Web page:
Archival resources document history of Agricultural Land Reserve

After two years of archival processing, the G Gary Runka fonds are available to researchers at the Northern BC Archives and Special Collections. As the first general manager of the province's Land Commission, Runka played a pivotal role in developing the Agricultural Land Reserve

April 18, 2023
Two people, wearing face masks, examine archival documents
Ecosystem Science and Management Professor Dr. Paul Sanborn and Archivist Kim Stathers examine documents from the G Gary Runka fonds at the Northern BC Archives and Special Collections.

The passage of the Land Commission Act 50 years ago established protection for agricultural land across British Columbia. Now researchers can dig deeper into the history of land use planning in B.C., with the release of the G Gary Runka fonds at the Northern BC Archives and Special Collections. 

Throughout his 60-year career, G. Gary Runka was involved in many of B.C.’s highest profile land use issues. However, he is perhaps best remembered for his leadership role in establishing B.C.’s landmark Agricultural Land Reserve (ALR) program in the early 1970s.  

After two years of archival processing, Runka’s extensive work in the field of land use planning and natural resource management is now available to researchers.  The release of the fonds is particularly timely in that April 18, 2023 marks the 50-year anniversary of the passage of the Land Commission Act, which enabled the establishment of this provincial zone to preserve B.C.’s scare amount of agricultural land. 

UNBC Faculty of Environment Professor Dr. Paul Sanborn notes the importance of the availability of research access to the Gary Runka fonds is two-fold. 

“There’s the historical angle of the history of public policy in relation to land, showing the government’s steps to undertake a new kind of planning initiative that no Canadian province had attempted to that point, and especially not at the pace that British Columbia aimed to do it,” Sanborn says. “There’s also the geographical angle; the records show decisions made that are reflected in the landscape we see today. Without the establishment of the ALR, British Columbia would look quite different, and some important agricultural areas would have been lost to urban development. Gary Runka played a very significant role in achieving that.”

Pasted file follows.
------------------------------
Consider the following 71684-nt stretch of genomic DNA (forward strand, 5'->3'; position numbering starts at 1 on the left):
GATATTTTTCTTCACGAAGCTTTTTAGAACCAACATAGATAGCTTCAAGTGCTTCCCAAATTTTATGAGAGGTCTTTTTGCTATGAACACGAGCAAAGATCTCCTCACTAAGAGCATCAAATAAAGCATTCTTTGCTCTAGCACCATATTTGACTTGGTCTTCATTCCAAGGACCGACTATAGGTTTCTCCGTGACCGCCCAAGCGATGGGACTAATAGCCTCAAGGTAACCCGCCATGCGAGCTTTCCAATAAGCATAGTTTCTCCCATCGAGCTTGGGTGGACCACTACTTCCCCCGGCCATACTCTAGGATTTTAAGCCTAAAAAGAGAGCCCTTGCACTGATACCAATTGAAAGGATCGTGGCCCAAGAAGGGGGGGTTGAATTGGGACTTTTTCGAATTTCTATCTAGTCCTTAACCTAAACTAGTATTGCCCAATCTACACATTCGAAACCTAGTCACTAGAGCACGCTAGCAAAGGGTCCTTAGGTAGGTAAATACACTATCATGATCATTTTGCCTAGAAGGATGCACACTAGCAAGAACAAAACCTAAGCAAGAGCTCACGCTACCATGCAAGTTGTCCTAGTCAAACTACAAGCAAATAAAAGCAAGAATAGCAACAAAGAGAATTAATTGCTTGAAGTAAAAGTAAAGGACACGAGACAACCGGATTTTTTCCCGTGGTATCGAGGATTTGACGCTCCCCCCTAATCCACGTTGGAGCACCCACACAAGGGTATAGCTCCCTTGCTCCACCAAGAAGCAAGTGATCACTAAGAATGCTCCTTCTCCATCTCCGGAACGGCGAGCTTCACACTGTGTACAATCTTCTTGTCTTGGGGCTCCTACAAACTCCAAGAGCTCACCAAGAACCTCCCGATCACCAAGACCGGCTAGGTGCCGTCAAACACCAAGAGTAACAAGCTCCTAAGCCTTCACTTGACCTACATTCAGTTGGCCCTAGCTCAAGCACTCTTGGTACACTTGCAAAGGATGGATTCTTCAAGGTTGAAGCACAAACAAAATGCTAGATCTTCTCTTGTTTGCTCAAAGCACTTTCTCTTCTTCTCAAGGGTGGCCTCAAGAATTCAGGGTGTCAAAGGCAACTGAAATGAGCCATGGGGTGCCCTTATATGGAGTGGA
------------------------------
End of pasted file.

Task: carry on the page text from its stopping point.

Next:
In 1972, it was estimated that BC was losing 6,000 hectares of farmland a year to development. With only five per cent of B.C.’s land area with the soil and climate capability to grow food, on December 21, 1972, the government imposed a “land freeze” that halted further subdivision and non-farm use of farmland. This controversial move was followed by the passage of the Land Commission Act and the appointment of an independent Land Commission to oversee farmland protection in B.C. 

As the Commission’s first General Manager, Runka, a soil scientist with the provincial Department of Agriculture at the time, was responsible for working with each Regional District in the province to establish its ALR boundaries. This culminated in approximately 47,000 square kilometres of agricultural land being protected from subdivision and development within a provincial zone.

Runka’s work to preserve agricultural land figures prominently in the G Gary Runka fonds, with the Agricultural Land Commission comprising its own series. He was also a frequent speaker on this topic and many of his early speeches have been preserved in this collection; they have also been digitized and made freely online.

At the time of its establishment, B.C.’s ALR program was considered the most progressive piece of planning legislation in North America and to this day, continues to remain a model looked to by many other jurisdictions that continue to lose their valuable agricultural land to non-farm development. 

After serving as Chair of the Agricultural Land Commission from 1975 to 1979, Runka went on to establish his own consulting firm. Over the next 33 years, GG Runka Land Sense Ltd. served over 681 clients, including governments, universities, corporations, community groups, businesses and private individuals. However, Runka never wavered from his support for the ALR. At his untimely death in 2013, he was working in opposition to the Site C dam project due to the loss of over 5,000 hectares of high capability agricultural land. 

All of this work is now available to researchers through Northern BC Archives and Special Collections, including documents and materials spanning three library bays, a massive photographic slide collection and more than 500 maps. 

The Gary Runka research materials also included an extensive resource library representing a continuum of knowledge from geology and soils; through land classification and rural resource sectors, such as agriculture, wildlife and forestry. The library also contained extensive material on land use planning, with a focus on rural resource planning in B.C. While some of this library has been retained in Northern BC Archives and Special Collections, a significant amount has also been added to UNBC’s Geoffrey R. Weller Library for general access.   

More information about the Gary Runka fonds, as well as selected digitized items, are available online.

To access the archival research material within the Gary Runka fonds, contact Northern BC Archives & Special Collections at